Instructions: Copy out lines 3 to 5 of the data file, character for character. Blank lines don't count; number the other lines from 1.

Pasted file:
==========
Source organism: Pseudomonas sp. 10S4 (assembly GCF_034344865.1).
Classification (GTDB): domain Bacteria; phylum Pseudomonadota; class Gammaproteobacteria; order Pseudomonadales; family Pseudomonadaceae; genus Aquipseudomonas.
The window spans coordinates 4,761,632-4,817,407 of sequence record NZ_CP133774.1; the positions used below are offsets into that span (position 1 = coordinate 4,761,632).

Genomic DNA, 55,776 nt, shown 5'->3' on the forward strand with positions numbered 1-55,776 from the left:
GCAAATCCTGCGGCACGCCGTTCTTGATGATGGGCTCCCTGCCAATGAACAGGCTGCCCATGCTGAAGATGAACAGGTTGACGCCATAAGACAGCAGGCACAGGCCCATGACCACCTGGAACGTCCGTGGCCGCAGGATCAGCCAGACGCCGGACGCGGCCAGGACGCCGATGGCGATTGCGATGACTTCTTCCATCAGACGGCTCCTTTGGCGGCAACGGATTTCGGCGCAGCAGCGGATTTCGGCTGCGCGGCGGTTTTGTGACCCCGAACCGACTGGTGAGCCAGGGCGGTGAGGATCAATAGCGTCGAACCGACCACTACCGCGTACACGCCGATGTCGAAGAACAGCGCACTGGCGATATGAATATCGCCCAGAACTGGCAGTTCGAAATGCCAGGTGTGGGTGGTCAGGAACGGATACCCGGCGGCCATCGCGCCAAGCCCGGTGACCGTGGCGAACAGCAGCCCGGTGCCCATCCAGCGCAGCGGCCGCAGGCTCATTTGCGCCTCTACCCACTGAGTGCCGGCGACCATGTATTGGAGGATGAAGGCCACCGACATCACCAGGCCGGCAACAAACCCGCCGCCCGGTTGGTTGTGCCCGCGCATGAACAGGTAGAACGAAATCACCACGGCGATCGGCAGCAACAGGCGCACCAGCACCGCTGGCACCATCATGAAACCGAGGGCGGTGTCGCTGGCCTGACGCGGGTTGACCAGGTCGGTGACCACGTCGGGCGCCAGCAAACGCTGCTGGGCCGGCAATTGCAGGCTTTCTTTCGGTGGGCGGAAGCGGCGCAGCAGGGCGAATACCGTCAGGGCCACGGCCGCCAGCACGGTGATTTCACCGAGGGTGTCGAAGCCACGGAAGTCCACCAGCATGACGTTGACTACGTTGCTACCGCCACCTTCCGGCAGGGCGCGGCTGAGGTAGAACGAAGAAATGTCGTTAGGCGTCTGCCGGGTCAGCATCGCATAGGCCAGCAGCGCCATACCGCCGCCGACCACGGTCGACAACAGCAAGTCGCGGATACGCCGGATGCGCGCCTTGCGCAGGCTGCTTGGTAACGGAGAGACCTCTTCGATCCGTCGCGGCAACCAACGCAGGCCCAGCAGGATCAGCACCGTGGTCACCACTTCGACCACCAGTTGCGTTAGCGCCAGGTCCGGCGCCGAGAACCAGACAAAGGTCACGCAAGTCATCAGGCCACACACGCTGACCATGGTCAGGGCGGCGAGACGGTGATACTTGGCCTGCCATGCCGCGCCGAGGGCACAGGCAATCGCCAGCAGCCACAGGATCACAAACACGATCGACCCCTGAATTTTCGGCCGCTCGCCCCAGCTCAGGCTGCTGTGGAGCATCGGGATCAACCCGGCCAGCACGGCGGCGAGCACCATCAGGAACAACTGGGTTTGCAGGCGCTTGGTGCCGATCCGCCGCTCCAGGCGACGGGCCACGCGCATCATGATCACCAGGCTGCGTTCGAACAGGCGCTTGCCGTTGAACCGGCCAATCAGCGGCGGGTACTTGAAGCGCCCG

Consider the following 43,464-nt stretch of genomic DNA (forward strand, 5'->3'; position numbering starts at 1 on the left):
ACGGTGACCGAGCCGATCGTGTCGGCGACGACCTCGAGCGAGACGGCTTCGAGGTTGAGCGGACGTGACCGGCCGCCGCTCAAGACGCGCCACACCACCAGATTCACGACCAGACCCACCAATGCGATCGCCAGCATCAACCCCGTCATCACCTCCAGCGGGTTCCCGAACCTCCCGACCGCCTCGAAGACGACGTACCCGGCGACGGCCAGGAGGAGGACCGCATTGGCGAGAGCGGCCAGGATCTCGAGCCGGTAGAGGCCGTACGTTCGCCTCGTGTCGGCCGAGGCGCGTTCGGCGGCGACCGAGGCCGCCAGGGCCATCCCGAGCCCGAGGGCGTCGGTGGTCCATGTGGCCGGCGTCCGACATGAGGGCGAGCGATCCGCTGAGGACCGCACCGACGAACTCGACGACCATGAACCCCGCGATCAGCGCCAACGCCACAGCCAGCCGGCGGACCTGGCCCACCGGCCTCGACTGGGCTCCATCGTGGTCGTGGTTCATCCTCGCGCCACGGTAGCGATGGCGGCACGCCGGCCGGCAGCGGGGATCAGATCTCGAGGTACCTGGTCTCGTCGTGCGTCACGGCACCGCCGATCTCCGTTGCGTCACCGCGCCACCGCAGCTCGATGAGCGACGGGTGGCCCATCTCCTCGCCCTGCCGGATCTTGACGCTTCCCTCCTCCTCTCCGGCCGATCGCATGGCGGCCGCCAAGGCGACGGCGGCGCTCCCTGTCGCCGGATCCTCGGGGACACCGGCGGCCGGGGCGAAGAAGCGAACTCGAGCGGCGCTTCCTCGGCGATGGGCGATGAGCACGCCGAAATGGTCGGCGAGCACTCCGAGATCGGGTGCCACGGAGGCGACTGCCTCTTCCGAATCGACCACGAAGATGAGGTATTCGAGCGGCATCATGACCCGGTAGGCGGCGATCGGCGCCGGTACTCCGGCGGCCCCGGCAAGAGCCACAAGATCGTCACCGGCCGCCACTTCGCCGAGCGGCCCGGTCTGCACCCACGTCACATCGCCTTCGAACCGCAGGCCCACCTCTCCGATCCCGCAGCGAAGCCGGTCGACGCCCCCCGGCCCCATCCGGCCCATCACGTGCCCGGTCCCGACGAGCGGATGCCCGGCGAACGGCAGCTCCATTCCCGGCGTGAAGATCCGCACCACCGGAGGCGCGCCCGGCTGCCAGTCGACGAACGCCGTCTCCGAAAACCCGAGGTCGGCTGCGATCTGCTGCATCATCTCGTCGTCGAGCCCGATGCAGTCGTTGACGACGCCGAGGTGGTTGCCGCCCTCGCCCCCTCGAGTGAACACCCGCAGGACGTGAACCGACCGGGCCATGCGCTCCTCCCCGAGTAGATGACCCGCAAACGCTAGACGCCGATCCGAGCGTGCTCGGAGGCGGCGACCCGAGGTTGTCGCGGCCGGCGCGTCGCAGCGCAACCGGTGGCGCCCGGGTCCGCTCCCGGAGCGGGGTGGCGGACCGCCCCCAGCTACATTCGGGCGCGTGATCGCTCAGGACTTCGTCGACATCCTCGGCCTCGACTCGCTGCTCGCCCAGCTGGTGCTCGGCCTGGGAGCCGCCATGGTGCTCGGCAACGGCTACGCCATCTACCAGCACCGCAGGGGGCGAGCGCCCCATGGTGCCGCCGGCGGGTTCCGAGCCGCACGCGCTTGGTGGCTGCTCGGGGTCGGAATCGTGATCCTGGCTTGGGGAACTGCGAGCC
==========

The window spans coordinates 4,761,632-4,817,407 of sequence record NZ_CP133774.1; the positions used below are offsets into that span (position 1 = coordinate 4,761,632).

Genomic DNA, 55,776 nt, shown 5'->3' on the forward strand with positions numbered 1-55,776 from the left:
GCAAATCCTGCGGCACGCCGTTCTTGATGATGGGCTCCCTGCCAATGAACAGGCTGCCCATGCTGAAGATGAACAGGTTGACGCCATAAGACAGCAGGCACAGGCCCATGACCACCTGGAACGTCCGTGGCCGCAGGATCAGCCAGACGCCGGACGCGGCCAGGACGCCGATGGCGATTGCGATGACTTCTTCCATCAGACGGCTCCTTTGGCGGCAACGGATTTCGGCGCAGCAGCGGATTTCGGCTGCGCGGCGGTTTTGTGACCCCGAACCGACTGGTGAGCCAGGGCGGTGAGGATCAATAGCGTCGAACCGACCACTACCGCGTACACGCCGATGTCGAAGAACAGCGCACTGGCGATATGAATATCGCCCAGAACTGGCAGTTCGAAATGCCAGGTGTGGGTGGTCAGGAACGGATACCCGGCGGCCATCGCGCCAAGCCCGGTGACCGTGGCGAACAGCAGCCCGGTGCCCATCCAGCGCAGCGGCCGCAGGCTCATTTGCGCCTCTACCCACTGAGTGCCGGCGACCATGTATTGGAGGATGAAGGCCACCGACATCACCAGGCCGGCAACAAACCCGCCGCCCGGTTGGTTGTGCCCGCGCATGAACAGGTAGAACGAAATCACCACGGCGATCGGCAGCAACAGGCGCACCAGCACCGCTGGCACCATCATGAAACCGAGGGCGGTGTCGCTGGCCTGACGCGGGTTGACCAGGTCGGTGACCACGTCGGGCGCCAGCAAACGCTGCTGGGCCGGCAATTGCAGGCTTTCTTTCGGTGGGCGGAAGCGGCGCAGCAGGGCGAATACCGTCAGGGCCACGGCCGCCAGCACGGTGATTTCACCGAGGGTGTCGAAGCCACGGAAGTCCACCAGCATGACGTTGACTACGTTGCTACCGCCACCTTCCGGCAGGGCGCGGCTGAGGTAGAACGAAGAAATGTCGTTAGGCGTCTGCCGGGTCAGCATCGCATAGGCCAGCAGCGCCATACCGCCGCCGACCACGGTCGACAACAGCAAGTCGCGGATACGCCGGATGCGCGCCTTGCGCAGGCTGCTTGGTAACGGAGAGACCTCTTCGATCCGTCGCGGCAACCAACGCAGGCCCAGCAGGATCAGCACCGTGGTCACCACTTCGACCACCAGTTGCGTTAGCGCCAGGTCCGGCGCCGAGAACCAGACAAAGGTCACGCAAGTCATCAGGCCACACACGCTGACCATGGTCAGGGCGGCGAGACGGTGATACTTGGCCTGCCATGCCGCGCCGAGGGCACAGGCAATCGCCAGCAGCCACAGGATCACAAACACGATCGACCCCTGAATTTTCGGCCGCTCGCCCCAGCTCAGGCTGCTGTGGAGCATCGGGATCAACCCGGCCAGCACGGCGGCGAGCACCATCAGGAACAACTGGGTTTGCAGGCGCTTGGTGCCGATCCGCCGCTCCAGGCGACGGGCCACGCGCATCATGATCACCAGGCTGCGTTCGAACAGGCGCTTGCCGTTGAACCGGCCAATCAGCGGCGGGTACTTGAAGCGCCCG